On the first official day of the 31st Cairo International Film Festival, the audience was treated to an unpleasant surprise when a couple of minutes into “Rendition, they discovered that the movie projector was showing the wrong film.
The audience spotted the mistake immediately and cried for the theater workers to play the correct film. The festival representatives promised that the anticipated film would be ready to screen in 10 minutes. An hour and a half later, it was playing on the big screen, but by that time, the audience had grown irreconcilably disgruntled.
The theater workers said they were given the wrong film by festival officials and they had to fetch a copy of “Rendition from God knows where.
Instead of wasting an hour and a half of viewers’ time, the festival representatives would have been better off telling the audience how much time they would actually need to get the right film on the reel. When it was finally screened, Peter Finch’s infamous speech in Sydney Lumet’s “Network echoed loudly in my head: “I’m as mad as hell, and I’m not going to take this anymore.
The “Rendition debacle was only the beginning of many mishaps that occurred over the remaining nine days of the festival.
Few people were more excited than me about the 31st edition of the largest film event of the year. While the there were less high-profile films than previous years, there were enough promising features to entice true cinema lovers.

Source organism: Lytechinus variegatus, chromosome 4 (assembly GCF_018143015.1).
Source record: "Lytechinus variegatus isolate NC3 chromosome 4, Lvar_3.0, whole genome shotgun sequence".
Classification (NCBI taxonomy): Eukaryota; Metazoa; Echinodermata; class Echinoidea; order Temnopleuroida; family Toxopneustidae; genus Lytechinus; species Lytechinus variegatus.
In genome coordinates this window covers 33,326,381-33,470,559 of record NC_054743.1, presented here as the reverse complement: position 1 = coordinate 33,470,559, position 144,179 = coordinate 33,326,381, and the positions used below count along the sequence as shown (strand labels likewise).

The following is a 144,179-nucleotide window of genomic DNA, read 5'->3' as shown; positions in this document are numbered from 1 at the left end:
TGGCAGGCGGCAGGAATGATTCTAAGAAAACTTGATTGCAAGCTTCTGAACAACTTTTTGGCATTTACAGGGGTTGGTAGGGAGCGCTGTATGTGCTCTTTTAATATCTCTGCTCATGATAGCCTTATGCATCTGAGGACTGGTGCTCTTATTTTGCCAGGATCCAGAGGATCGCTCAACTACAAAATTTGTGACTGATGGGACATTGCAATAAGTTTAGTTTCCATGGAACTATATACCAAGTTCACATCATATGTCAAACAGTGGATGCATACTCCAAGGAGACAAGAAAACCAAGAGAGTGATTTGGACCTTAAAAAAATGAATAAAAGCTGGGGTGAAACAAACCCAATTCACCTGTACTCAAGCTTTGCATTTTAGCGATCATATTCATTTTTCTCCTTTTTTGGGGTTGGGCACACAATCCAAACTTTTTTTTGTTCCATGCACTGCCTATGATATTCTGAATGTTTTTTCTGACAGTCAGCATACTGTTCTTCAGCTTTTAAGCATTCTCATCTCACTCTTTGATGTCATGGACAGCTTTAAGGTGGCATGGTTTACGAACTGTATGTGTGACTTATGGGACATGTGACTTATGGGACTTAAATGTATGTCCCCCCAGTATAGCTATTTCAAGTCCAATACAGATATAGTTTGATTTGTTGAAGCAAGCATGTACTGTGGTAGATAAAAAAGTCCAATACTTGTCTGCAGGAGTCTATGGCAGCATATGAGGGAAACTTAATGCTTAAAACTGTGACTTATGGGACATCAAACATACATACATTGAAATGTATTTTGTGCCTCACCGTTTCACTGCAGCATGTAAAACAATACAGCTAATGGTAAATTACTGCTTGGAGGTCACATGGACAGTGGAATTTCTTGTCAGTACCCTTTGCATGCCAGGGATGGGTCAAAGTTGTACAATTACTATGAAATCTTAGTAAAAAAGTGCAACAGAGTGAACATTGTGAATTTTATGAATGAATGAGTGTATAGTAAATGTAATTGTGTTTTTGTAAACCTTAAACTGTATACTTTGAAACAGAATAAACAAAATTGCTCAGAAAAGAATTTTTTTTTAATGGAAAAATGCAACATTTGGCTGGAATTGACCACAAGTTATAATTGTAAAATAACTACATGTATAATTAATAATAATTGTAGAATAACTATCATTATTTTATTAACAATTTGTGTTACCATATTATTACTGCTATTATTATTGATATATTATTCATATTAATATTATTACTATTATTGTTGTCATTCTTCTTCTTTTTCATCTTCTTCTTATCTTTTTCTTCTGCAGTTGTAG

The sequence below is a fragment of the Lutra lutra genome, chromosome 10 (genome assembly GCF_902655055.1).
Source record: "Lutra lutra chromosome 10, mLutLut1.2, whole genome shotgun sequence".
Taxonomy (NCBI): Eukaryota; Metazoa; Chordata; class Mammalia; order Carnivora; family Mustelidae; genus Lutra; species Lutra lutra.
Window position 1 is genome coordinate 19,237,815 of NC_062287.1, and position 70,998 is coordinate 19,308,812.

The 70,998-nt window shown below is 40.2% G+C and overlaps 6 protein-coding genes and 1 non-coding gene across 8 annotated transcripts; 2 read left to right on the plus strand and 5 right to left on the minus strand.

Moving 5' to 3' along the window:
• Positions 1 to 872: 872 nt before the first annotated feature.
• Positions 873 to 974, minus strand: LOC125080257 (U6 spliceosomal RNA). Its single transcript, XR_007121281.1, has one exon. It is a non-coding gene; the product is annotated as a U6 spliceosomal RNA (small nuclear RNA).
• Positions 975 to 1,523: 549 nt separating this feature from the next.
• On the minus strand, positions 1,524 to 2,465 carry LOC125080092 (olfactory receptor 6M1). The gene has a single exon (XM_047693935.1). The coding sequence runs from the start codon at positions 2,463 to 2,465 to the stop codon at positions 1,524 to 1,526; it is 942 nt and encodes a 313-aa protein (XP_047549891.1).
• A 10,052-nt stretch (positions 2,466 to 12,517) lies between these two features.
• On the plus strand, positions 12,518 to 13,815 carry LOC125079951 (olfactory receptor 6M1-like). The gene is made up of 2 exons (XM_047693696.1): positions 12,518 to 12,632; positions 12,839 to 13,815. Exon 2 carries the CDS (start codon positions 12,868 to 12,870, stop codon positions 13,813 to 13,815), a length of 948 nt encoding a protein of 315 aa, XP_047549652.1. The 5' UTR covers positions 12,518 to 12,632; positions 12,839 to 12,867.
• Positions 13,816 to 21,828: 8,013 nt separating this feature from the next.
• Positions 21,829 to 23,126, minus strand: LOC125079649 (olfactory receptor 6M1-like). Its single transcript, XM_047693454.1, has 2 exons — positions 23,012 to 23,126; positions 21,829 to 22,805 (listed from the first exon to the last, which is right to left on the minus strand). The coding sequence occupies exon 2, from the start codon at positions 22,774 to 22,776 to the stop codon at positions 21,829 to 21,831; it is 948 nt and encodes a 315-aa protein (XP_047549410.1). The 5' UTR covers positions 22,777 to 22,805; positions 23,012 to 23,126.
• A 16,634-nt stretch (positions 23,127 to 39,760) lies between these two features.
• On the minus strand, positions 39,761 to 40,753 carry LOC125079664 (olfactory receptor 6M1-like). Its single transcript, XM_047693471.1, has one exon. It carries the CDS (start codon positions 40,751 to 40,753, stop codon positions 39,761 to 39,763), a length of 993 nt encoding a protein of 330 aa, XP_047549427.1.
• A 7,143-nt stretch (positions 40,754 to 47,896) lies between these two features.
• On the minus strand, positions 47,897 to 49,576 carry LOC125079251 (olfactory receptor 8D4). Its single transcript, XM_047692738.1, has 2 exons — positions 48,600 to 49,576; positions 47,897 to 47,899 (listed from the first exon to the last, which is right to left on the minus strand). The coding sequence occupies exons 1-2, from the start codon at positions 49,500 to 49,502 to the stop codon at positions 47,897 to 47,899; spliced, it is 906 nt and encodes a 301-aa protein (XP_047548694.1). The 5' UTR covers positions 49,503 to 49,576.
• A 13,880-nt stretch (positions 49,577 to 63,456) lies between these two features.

The Romanian cinema sidebar proved to be the most innovative and clever move. Cannes winners “4 Months, 3 Weeks and 2 Days and “California Dreamin’ were the highlights of the festival. The entire section was as stirring as it was insightful. Romanian cinema is currently the hottest in the world, and the festival’s artistic department was clever to capitalize on its growing popularity.
The Moroccan sidebar was another highlight. The artistic merits of the featured films varied but the section as a whole was enlightening, and Moroccan cinema proved to be a force to reckon with.
Apart from a few films scattered in the festival’s different sections – such as “Battle of Haditha – the larger part of this year’s selected films ranged from below average to mediocre. The films that stood out as truly great were few and far between, and at one point, the whole thing seemed inconsequential.
Every major festival in the world can suffer from a poor selection of films.
Cannes, the biggest film festival in the world, suffered from a state of lull for the first part of this decade before making a strong comeback in the last couple of years. Venice, Toronto, Berlin and even New York, the most selective of the bunch, suffered the same syndrome.
Yet, the Cairo festival miraculously managed to present such a dire selection in a year of great pictures – which were featured in major festivals as well as in the international film marketplace – a hiatus which other festivals did not experience.On another note, the organization this year was nothing short of a travesty. The independent press boycotted the festival in response to the lack of transparency by the festival committee.
The event s press office previously told Daily News Egypt that the opening ceremony invitations fiasco was a matter of misunderstanding and disorganization. However, this explanation was never articulated into an official statement to clear the air, which led a number of publications to continue shunning the festival.